A wise man once told me, "Marriage is not for sissies." I have shared this bit of wisdom with many of my friends whose relationships were going through tough times and I think it holds true.

I have several thoughts after reading this article. First, I noticed that she gave a percentage around 1/3 (I've already closed the article window so the exact number may as well be lost forever to the sands of time as far as I'm concerned) of folks report that they are unhappy in their marriages. I think this is a misleading piece of data. Adding the phrase, "right now" to the end of the sentence gives a clearer picture of marriage I think. Lots of marriages, most marriages, I'd even say the vast majority of marriages go through peaks and valleys. To say at any given time that 1/3 of marriages are going through a valley seems realistic to me, but what percentage of these will come out on the other side with a stronger, happier, more fulfilling union if they just ride it out? I bet Weston could put a number to that.

Second, I noticed two issues the author deals with that highlight the shortcomings of living in a post-feminist world. The author and her (ex)husband are clearly children of the post-feminist age as the woman in the relationship has an equal, if not greater, role in bringing home the bacon (for lack of a better term) and her partner has assumed several traditionally female roles (cooking for example). At face value this does not seem a problem. In fact it represents how far we've come in gender relations. The problem is that each of these seems to have contributed to the unrest in the marriage.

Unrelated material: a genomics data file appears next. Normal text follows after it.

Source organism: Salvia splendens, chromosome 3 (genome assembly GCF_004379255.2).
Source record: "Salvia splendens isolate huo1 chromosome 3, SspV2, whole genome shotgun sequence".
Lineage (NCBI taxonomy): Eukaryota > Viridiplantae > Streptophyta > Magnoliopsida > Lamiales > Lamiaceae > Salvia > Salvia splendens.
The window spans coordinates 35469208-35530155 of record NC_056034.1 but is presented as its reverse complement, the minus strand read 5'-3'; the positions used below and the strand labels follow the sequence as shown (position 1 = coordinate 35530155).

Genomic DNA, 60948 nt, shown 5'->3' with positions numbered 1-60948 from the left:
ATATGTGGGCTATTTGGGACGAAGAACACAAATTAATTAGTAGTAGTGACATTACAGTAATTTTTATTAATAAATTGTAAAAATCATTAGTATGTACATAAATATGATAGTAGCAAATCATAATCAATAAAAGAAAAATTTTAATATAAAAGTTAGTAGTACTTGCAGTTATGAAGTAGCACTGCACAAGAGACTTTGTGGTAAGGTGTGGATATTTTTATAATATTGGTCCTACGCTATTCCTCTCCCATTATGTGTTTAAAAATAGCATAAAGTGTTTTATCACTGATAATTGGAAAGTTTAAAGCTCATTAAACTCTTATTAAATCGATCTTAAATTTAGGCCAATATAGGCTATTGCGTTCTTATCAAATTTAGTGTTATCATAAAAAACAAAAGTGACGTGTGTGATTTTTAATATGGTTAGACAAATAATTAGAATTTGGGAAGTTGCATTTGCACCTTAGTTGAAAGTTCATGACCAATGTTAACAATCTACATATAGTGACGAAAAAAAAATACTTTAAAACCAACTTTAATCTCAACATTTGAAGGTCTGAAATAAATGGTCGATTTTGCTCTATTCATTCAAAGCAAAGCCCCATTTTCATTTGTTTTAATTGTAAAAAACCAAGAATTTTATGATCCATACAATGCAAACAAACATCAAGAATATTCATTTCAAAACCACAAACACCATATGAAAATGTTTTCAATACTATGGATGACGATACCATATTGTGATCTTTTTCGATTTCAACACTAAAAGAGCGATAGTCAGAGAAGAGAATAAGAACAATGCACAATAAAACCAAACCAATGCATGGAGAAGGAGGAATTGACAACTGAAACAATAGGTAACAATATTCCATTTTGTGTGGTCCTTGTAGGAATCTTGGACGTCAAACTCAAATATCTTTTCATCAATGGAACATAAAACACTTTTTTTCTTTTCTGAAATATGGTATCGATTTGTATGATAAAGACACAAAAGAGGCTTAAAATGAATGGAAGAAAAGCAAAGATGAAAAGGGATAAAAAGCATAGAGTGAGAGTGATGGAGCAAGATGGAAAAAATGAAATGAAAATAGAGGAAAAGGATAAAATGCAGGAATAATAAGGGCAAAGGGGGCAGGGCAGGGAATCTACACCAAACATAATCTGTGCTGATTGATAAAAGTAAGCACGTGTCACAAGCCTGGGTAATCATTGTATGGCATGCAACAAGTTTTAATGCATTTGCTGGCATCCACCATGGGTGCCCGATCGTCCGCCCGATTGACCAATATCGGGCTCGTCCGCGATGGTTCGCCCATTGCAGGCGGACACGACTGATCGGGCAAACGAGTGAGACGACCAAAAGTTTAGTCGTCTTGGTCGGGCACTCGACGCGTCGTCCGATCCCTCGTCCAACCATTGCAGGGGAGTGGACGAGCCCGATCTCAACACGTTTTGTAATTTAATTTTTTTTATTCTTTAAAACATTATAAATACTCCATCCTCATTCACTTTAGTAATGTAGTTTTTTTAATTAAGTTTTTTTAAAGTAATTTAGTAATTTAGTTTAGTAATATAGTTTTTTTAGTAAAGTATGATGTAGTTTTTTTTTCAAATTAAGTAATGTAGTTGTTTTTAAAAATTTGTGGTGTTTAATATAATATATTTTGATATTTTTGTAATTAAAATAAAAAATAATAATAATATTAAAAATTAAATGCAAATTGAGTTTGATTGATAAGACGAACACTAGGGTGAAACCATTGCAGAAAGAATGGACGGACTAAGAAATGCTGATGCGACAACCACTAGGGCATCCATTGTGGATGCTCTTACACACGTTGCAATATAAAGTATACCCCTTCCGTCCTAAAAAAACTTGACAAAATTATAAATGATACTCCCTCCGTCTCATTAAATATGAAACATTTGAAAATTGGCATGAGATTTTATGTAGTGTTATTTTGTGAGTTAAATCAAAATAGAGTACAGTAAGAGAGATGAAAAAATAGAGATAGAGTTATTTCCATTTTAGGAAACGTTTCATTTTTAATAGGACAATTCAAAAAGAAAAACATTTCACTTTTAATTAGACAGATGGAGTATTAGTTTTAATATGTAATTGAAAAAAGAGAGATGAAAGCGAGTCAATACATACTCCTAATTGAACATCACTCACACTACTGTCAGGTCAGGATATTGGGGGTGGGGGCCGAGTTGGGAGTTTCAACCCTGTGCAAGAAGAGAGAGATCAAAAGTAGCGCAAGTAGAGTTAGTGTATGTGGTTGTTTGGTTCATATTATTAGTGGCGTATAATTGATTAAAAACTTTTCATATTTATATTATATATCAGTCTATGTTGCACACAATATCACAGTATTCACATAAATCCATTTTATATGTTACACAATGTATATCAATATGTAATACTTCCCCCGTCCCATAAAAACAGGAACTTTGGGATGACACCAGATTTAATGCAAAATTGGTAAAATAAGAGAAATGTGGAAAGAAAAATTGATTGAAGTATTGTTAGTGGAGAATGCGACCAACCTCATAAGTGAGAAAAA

With the wife busy bringing bacon home and the man doing the same you essentially have two people doing three jobs, because the work of raising kids and caring for the home didn't cease just because women got liberated. Traditionally one parent brought home the bacon and the other cut it, fried it, served it, and cleaned up the mess left. An upper-middle couple with two full-time jobs and kids almost has to hire help because the amount of work vs. the amount of time and energy inevitably leads to burn-out.

That is certainly not to say that women belong in the kitchen and men in the workplace. I take no issue with the reversal of gender roles and think a marriage works best when each partner takes on the jobs they are best suited for (I cook better than my wife). But Loh also cites several instances of women being unsatisfied with their role-reversed, domesticated mates in her conversations with her friends. In our parents’ era, the guy hit 45, got the toupee, drove the red Porsche, and left his family for the young, hot secretary. We are unable to imagine any of the husbands driving anything with fewer than five seat belts. When traditional "mom" jobs are split between two parents the man will be in a less masculine role and I think sometimes women have more trouble adjusting to that than do men. Bottom line: It's hard to look manly while vacuuming.